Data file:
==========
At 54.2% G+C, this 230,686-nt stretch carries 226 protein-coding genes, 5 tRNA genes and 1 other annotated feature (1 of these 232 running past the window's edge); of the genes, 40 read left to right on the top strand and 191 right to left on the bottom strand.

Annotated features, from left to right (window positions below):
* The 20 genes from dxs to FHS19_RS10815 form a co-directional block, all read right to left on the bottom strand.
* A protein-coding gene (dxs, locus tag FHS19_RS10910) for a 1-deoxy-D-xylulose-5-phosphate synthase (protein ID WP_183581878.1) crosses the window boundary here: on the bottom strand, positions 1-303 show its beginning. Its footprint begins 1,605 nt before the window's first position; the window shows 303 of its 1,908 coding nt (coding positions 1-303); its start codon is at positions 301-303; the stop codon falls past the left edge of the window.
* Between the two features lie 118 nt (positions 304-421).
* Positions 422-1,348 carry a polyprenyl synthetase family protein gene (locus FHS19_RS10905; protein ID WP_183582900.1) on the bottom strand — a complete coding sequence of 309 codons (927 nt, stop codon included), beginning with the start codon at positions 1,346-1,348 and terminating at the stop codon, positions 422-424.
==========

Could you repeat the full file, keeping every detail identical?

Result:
At 54.2% G+C, this 230,686-nt stretch carries 226 protein-coding genes, 5 tRNA genes and 1 other annotated feature (1 of these 232 running past the window's edge); of the genes, 40 read left to right on the top strand and 191 right to left on the bottom strand.

Annotated features, from left to right (window positions below):
* The 20 genes from dxs to FHS19_RS10815 form a co-directional block, all read right to left on the bottom strand.
* A protein-coding gene (dxs, locus tag FHS19_RS10910) for a 1-deoxy-D-xylulose-5-phosphate synthase (protein ID WP_183581878.1) crosses the window boundary here: on the bottom strand, positions 1-303 show its beginning. Its footprint begins 1,605 nt before the window's first position; the window shows 303 of its 1,908 coding nt (coding positions 1-303); its start codon is at positions 301-303; the stop codon falls past the left edge of the window.
* Between the two features lie 118 nt (positions 304-421).
* Positions 422-1,348 carry a polyprenyl synthetase family protein gene (locus FHS19_RS10905; protein ID WP_183582900.1) on the bottom strand — a complete coding sequence of 309 codons (927 nt, stop codon included), beginning with the start codon at positions 1,346-1,348 and terminating at the stop codon, positions 422-424.